Valve Sizes, Ports and Bowl Work: There is probably not much of a reason why a bigger than 1.5" exhaust valve is needed . . . as a matter of fact, at the horsepower levels that are obtainable I'm sure even a 1.4" ex valve would work. Personally, I would love to try a 1.8" intake and a 1.4" exhaust - with good ports for both. I believe I can make more HP on the intake side of things . . . than I can get today. Of course, having better port designs and flow will be key. The idea of lowering the intake valve port floor and guide a bit - can surely help. Having more port width (in the intake) would also help. In the end the bowl area will probably be the most important as the stock design is a bit of a mess. I'd take stock guides diameters if I had a better shaped bowl and could contour the top of the stock guide to blend into a nicely formed bowl. JWLs book shows a lot of what can/should be done in the bowl area.

Keep the ideas and discussion going . . . it is awesome that we're all discussing these things to together as a group and that Tod is an active participant.

B&S
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Old 05-30-2017, 09:18 AM   #272
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Folks had a completely different way of thinking back in that era. They were simply trying to make the best cars they could for the lowest amount of dollar value in order to get a price that would sell and a car that would attract as many buyers as possible. Obsolescence is there whether planned or not as time, the elements, and general design appeal changes.

The general design of the Ford flathead V8 has limits built in by its size. I think subtle changes is all you can get and still get the OEM stuff and to a limited degree aftermarket or hop up stuff to fit. It's worth checking to see what all the limits are. Folks just have to keep in mind that not much can be done to change that without a total redesign affecting all the fit of most of the OEM parts. A completely new design loses some appeal when many folks just want a usable near original type design. It's too easy to go back to a small block Ford or Chevy engine to get greater performance. Nostalgia types might look at the OHV Cadillac or Oldsmobile V8s of the era to get more performance as they did back in the day. The hold outs generally just put that blower on there to make the old flatty breath.
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Old 05-30-2017, 11:30 AM   #273
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Default Re: New block

A horse of a different color...

https://www.kaiserwillys.com/new-4-c...4-134-l-engine

Go man go!
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Old 05-30-2017, 03:01 PM   #274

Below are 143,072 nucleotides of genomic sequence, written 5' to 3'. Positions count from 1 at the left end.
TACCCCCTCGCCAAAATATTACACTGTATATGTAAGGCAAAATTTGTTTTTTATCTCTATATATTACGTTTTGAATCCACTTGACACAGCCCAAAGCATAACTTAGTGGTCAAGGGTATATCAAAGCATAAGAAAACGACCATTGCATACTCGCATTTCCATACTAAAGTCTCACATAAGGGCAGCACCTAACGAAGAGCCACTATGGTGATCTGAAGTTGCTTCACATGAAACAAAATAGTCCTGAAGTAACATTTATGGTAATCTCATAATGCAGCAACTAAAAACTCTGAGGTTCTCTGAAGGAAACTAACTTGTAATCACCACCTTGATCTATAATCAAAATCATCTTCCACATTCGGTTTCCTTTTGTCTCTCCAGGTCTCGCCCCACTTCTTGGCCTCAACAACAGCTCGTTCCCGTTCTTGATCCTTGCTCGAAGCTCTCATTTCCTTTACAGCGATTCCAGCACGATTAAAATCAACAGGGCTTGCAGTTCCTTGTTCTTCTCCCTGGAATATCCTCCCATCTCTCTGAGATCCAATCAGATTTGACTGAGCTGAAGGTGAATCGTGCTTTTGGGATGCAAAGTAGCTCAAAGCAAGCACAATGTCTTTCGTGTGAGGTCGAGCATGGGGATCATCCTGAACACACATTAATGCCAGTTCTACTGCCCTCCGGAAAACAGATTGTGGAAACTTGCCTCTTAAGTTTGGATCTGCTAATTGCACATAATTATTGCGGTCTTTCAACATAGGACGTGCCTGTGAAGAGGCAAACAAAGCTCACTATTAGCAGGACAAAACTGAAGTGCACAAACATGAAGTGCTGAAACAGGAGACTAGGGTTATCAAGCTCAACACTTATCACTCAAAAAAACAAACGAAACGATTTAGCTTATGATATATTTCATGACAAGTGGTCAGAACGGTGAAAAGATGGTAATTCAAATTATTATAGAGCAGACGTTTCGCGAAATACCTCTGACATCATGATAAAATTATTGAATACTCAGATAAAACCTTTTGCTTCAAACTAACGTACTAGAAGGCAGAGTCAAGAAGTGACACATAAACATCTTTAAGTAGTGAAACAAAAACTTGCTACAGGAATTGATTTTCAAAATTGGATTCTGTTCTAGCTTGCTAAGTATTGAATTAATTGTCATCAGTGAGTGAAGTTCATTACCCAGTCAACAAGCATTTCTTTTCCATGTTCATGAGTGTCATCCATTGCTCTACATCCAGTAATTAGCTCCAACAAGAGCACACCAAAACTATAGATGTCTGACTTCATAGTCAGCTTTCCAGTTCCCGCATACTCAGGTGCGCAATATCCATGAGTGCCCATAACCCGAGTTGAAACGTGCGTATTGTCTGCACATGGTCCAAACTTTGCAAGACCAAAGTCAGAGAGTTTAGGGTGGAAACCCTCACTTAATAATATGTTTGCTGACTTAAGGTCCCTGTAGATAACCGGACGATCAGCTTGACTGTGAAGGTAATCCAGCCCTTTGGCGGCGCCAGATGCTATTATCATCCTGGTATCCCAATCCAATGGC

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A horse of a different color...

https://www.kaiserwillys.com/new-4-c...4-134-l-engine

Go man go!
That's interesting.

There's no mention of where it is cast or machined, so I imagine it's offshore?
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Old 05-30-2017, 03:46 PM   #275
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A lot of Jeeps were made during the war. The production figures are astronomical. Many Jeep types & derivatives made after the war too so it makes sense to manufacture a new one. Most of the old ones were rode hard and put away wet many a time.
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Old 05-30-2017, 05:39 PM   #276
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That Jeep engine is interesting in the positioning of the intake and exhaust ports.
Notice that the intake port centerline is lower than the exhaust?

Well I think that was done to prioritize intake port efficiency. This gives the intake port added room to more gently rise up to the back of the valve head.

I imagine that a Flathead Ford's intake port could be designed such that it curves up to the intake valve more gradually reducing the abrupt turn the charge must make in the valve pocket area.

I believe that if done carefully that the original intake port entrance could be maintained to line up with the stock intake manifold runners.

This would be a huge jump in volumetric efficiency in my humble opinion.
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Old 05-30-2017, 05:54 PM   #277
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I'm not moving valves. I have too much work in the center exhaust port alone to scrap that idea. The best I could do would be to provide a casting that is not machined at all in the valve areas and let the customer machine them where he wants. OR, I could do one (or however many) special order which would cost a ton to program.